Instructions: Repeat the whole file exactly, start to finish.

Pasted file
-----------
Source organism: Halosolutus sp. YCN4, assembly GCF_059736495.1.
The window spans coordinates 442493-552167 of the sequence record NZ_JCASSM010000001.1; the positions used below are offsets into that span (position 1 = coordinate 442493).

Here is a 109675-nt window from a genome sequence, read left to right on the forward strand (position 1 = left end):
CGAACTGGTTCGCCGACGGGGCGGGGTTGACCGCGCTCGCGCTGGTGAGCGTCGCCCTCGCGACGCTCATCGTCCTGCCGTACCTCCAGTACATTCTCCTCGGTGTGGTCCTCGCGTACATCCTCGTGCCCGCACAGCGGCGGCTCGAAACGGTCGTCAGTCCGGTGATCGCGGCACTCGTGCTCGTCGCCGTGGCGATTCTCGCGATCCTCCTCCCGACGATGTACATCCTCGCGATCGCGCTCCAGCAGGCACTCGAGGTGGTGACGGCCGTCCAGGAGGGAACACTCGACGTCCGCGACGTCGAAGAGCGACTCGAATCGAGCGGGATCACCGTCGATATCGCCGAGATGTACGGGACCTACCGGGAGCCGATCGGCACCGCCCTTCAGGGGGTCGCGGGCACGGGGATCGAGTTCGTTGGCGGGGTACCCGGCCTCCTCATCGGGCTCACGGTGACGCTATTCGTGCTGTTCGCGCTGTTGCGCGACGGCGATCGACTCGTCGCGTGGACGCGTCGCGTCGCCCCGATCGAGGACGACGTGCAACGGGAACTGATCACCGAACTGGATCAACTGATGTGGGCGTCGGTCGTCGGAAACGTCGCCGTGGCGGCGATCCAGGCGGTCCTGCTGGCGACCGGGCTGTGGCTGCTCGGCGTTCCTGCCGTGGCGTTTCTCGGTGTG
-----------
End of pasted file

Source organism: Halosolutus sp. YCN4, assembly GCF_059736495.1.
The window spans coordinates 442493-552167 of the sequence record NZ_JCASSM010000001.1; the positions used below are offsets into that span (position 1 = coordinate 442493).

Here is a 109675-nt window from a genome sequence, read left to right on the forward strand (position 1 = left end):
CGAACTGGTTCGCCGACGGGGCGGGGTTGACCGCGCTCGCGCTGGTGAGCGTCGCCCTCGCGACGCTCATCGTCCTGCCGTACCTCCAGTACATTCTCCTCGGTGTGGTCCTCGCGTACATCCTCGTGCCCGCACAGCGGCGGCTCGAAACGGTCGTCAGTCCGGTGATCGCGGCACTCGTGCTCGTCGCCGTGGCGATTCTCGCGATCCTCCTCCCGACGATGTACATCCTCGCGATCGCGCTCCAGCAGGCACTCGAGGTGGTGACGGCCGTCCAGGAGGGAACACTCGACGTCCGCGACGTCGAAGAGCGACTCGAATCGAGCGGGATCACCGTCGATATCGCCGAGATGTACGGGACCTACCGGGAGCCGATCGGCACCGCCCTTCAGGGGGTCGCGGGCACGGGGATCGAGTTCGTTGGCGGGGTACCCGGCCTCCTCATCGGGCTCACGGTGACGCTATTCGTGCTGTTCGCGCTGTTGCGCGACGGCGATCGACTCGTCGCGTGGACGCGTCGCGTCGCCCCGATCGAGGACGACGTGCAACGGGAACTGATCACCGAACTGGATCAACTGATGTGGGCGTCGGTCGTCGGAAACGTCGCCGTGGCGGCGATCCAGGCGGTCCTGCTGGCGACCGGGCTGTGGCTGCTCGGCGTTCCTGCCGTGGCGTTTCTCGGTGTG